Reflections on the Cathedral of Notre Dame
On Monday, April 15, 2019, we were far from Paris when we first saw online footage of the beloved Cathedral of Notre Dame in flames. Short video clips showed the roof ablaze and its spire collapsing, and like so many people around the world we felt a deep sense of sorrow and apprehension over the devastating damage.
Only the night before, I had been reading to Sean from my daily travel notes of a year earlier, when we enjoyed a picnic together as a family in the shadow of the cathedral on the second full day of our month living in Paris. Ever since the fire, news outlets and social media feeds have been flooded with updates, investigations into its cause, and no shortage of personal memories. We’ve likewise been reflecting on what the Cathedral of Notre Dame has meant to us.
Sean and I traveled to Paris together in May 2012, as our first big trip as a couple. Almost seven years ago now, we walked miles around the city and found ourselves in front of Notre Dame at night. It was warm and muggy and entirely entrancing. As other tourists from all over the world milled around the plaza and posed for photos, we did the same and then took turns seeing who could jump higher against such a spectacular scene.
We visited Paris again during our honeymoon a few years later. Although we didn’t make a point of visiting Notre Dame, the cathedral was always in the backdrop as a kind of central compass for how we understood wherever else in the city we found ourselves. Then, last year, we rented an apartment in the Paris neighborhood of Montmartre and fell even more deeply in love with the city, with the Cathedral of Notre Dame seeming less of a destination and more of a fixture.
I vividly remember us walking around the Île de la Cité, the island that houses Notre Dame and visited the Shakespeare and Company book company across the River Seine. There, I picked up a copy of Victor Hugo’s The Hunchback of Notre-Dame having been mesmerized by the scale and the detail of Notre Dame itself. After finishing Hugo’s masterpiece months later, I became even more fascinated with the cathedral. Many pages of the book are dedicated to how the building was built with such detail that it might even serve as a blueprint for those now turning their attention to rebuilding.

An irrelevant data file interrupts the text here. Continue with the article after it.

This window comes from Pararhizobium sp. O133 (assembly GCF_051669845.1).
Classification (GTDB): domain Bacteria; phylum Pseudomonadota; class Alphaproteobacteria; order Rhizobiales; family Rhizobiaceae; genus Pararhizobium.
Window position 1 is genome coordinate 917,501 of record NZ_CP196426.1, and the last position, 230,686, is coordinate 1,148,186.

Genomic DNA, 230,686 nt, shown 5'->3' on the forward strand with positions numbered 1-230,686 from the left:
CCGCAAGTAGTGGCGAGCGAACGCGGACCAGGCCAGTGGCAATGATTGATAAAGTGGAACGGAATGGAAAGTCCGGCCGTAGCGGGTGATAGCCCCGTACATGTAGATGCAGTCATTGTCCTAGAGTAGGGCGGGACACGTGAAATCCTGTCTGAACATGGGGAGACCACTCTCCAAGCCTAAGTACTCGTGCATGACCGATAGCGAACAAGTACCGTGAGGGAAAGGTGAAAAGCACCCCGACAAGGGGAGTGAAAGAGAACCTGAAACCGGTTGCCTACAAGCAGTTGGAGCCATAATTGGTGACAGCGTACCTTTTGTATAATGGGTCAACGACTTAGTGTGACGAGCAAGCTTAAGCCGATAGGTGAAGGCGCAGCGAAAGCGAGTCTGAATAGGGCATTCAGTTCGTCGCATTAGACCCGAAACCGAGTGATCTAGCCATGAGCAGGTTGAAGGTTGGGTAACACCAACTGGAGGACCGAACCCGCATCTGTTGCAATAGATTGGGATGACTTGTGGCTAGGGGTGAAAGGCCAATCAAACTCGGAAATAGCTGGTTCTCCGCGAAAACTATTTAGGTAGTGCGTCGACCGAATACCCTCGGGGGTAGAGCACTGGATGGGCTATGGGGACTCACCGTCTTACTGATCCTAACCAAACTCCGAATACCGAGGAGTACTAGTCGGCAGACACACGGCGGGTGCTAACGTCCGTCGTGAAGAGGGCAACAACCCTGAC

Despite the tragedy, I’ve been amazed by the heroism of stories like this one: “Paris’ Deputy Mayor for Tourism and Sports, Jean-Francois Martins, told CBS that he and others on the scene jumped into action to try and salvage the trove of art and artifacts housed in Notre Dame as the fire spread. ‘We made a human chain, with our friends from the church…to get, as quick as possible, to get all the relics,’ he said, noting that the crown of thorns believed to have been worn by Jesus Christ was among the items rescued.” This significance feels only greater during Easter Week, and it’s difficult to be reminded that even something that seemed to be a timeless treasure may not be so timeless after all.
When I think about one of our most memorable visits to Notre Dame, I remember the trees were in bloom as we held Eliza up against them for a joyful photo shoot. We spoke with other parents visiting from all over the world. One family we met from Bangalore reached out this week, after the fire, to ask how we were doing. Such a small and welcome gesture reminded us that even the slightest of connections can be forged in places of such significance.
When The Hunchback of Notre-Dame was published in 1832, the cathedral was in disrepair, as the Washington Post notes. I was surprised to learn that the book served as a catalyst to revamp and improve the cathedral that is so well known today, and I can’t help but hope that this fire similarly can serve as a catalyst to help rebuild an even more resilient structure for future generations to appreciate. Whether it takes the five years that President Macron has indicated or many decades as experts have estimated, the rebuilding of Notre Dame will be a triumph.
I’ll end with a quote from the Hunchback of Notre-Dame (or Notre-Dame de Paris in French):
The human race has two books, two registers, two testaments: masonry and printing; the Bible of stone and the Bible of paper. No doubt, when one contemplates these two Bibles, laid so broadly open in the centuries, it is permissible to regret the visible majesty of the writing of granite, those gigantic alphabets formulated in colonnades, in pylons, in obelisks, those sorts of human mountains which cover the world and the past, from the pyramid to the bell tower, from Cheops to Strasburg. The past must be reread upon these pages of marble. This book, written by architecture, must be admired and perused incessantly; but the grandeur of the edifice which printing erects in its turn must not be denied.